|NDT.net - September 2002, Vol. 7 No.09|
Quantitative analysis of acoustic signals emitted during fracture processes within a body under load can be used to obtain valuable information about these processes. In addition to an accurate localization of the fracture, an inversion of the moment tensor can be performed under certain assumptions, which yields information about the fracture mode, the total energy released and the orientation of the rupture plane. For a numerical simulation of failure processes finite element methods are convenient. A combination of an Adaptive Fixed Crack Model and an Embedded Crack Model is applied to model progressive damage in steel reinforced concrete. Within the scope of the collaborative research centre SFB381, a pull-out test was performed in combination with quantitative acoustic emission analysis. Additionally this experiment was modelled by a finite element method. The integrated interpretation of the results and a combined visualization gives a good understanding of the failure mechanism of the bond between the steel bar and the concrete matrix.
acoustic emission, moment tensor, fracture mechanisms, reinforced concrete, finite element method
An integrated interpretation using both, quantitative acoustic emission analysis from experimental data and the results of a simulation by a finite element method gives a good understanding about the failure processes in a member. This process is enhanced by a special visualization program.
While being useful for validation and calibration of new material models, comparison of damage data gained from numerical simulation and experimental results can also enhance the understanding of active damage mechanisms.
Furthermore, preliminary simulation of tests to be carried out can contribute useful information about zones of high damage activity. Sensor placement in consideration of information gained through simulation can lead to better testing results.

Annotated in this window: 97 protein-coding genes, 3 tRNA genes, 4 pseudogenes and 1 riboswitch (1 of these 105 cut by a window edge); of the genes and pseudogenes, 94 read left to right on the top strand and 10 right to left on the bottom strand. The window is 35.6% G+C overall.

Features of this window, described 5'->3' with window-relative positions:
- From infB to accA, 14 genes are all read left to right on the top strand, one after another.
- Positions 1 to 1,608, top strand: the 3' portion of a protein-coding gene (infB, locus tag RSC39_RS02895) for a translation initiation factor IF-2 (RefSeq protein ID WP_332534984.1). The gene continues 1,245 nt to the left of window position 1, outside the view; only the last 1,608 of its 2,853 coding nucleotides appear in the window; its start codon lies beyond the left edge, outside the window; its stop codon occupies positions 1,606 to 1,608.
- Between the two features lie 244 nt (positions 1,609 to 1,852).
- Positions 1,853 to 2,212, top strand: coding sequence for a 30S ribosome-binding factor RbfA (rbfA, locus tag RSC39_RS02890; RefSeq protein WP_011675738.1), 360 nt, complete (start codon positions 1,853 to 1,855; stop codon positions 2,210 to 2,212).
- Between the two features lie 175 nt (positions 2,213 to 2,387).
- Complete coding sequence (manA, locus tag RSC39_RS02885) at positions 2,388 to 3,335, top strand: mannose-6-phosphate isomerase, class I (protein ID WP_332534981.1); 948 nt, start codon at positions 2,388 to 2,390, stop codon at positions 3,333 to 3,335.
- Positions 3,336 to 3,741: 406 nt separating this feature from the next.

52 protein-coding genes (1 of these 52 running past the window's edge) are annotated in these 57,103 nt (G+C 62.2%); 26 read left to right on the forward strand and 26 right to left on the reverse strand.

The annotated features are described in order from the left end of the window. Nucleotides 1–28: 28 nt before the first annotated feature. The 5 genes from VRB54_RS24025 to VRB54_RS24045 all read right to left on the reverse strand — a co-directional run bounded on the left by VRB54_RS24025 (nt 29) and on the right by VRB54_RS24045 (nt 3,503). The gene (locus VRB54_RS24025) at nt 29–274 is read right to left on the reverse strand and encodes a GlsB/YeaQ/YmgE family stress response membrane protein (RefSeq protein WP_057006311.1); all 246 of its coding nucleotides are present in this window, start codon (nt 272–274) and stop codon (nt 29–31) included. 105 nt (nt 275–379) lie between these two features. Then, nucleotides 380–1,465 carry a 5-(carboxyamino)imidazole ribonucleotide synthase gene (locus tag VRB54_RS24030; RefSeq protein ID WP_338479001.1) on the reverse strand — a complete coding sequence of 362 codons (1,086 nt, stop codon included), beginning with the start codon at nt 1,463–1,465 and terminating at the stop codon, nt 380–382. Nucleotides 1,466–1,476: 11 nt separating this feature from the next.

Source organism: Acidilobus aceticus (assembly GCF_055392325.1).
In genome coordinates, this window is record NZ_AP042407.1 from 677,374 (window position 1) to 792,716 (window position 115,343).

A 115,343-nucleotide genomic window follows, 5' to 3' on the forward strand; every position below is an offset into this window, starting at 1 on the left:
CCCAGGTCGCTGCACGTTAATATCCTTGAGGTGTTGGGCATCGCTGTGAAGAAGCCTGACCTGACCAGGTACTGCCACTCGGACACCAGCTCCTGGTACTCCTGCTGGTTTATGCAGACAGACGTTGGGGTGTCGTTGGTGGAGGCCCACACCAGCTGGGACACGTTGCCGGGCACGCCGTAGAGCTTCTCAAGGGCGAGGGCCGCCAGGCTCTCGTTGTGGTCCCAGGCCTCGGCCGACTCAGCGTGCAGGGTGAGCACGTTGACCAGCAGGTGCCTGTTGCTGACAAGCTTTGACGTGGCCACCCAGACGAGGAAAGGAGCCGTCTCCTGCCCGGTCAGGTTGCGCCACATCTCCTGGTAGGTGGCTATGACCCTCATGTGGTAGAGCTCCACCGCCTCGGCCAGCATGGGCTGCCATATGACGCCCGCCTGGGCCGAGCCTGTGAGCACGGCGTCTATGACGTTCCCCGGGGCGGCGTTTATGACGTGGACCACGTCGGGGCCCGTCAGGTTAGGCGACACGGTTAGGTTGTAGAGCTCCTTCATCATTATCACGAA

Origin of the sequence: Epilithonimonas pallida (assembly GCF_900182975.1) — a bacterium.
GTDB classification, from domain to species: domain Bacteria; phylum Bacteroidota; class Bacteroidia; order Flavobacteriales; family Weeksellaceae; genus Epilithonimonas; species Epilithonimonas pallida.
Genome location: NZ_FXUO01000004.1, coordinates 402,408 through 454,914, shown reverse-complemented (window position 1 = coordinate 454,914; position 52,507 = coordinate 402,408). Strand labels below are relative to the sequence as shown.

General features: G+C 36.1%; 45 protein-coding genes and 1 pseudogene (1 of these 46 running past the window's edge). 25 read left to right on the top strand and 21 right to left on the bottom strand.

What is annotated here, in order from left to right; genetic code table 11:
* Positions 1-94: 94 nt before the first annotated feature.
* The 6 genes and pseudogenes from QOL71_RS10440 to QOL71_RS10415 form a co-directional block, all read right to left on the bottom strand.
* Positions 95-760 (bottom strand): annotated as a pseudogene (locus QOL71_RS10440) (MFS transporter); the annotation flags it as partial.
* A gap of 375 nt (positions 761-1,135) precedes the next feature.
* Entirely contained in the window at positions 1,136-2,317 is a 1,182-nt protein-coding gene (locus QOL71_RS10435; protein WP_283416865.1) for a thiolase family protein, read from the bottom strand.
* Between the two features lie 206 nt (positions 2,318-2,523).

The detection and localization of cracks and the determination of mechanical parameters of failure in steel and steel-fibre reinforced concrete are major topics of the Non-destructive Testing group at the Institute of Construction Materials (IWB). Quantitative acoustic emission analysis is a very suitable method for these applications.
Numerical simulation of material behaviour is one focus of the Institute of Statics and Dynamics of Aerospace Structures (ISD). Several research projects specialize in development of new material models suitable for simulation of brittle compound materials like C/C-SiC ceramics or concrete.
To study the bond behavior of steel reinforcement in a concrete matrix, a pull-out test of a steel bar (Ř 15.6mm) with five ribs (see figure 1, left) out of a 20cm concrete cube was performed.
The setup of the experiment (dimensions of the cube and rib number and geometry) was chosen to perform the test in an area of transit between pure pullout and cube splitting. Preliminary simulation showed that cube splitting was likely to occur at bars with 5 to 7 ribs at the chosen geometry. The goal was to maximize the activated damage mechanisms. Movie 1 shows the simulated damage propagation in one variant of the test body during the early stages of the pullout.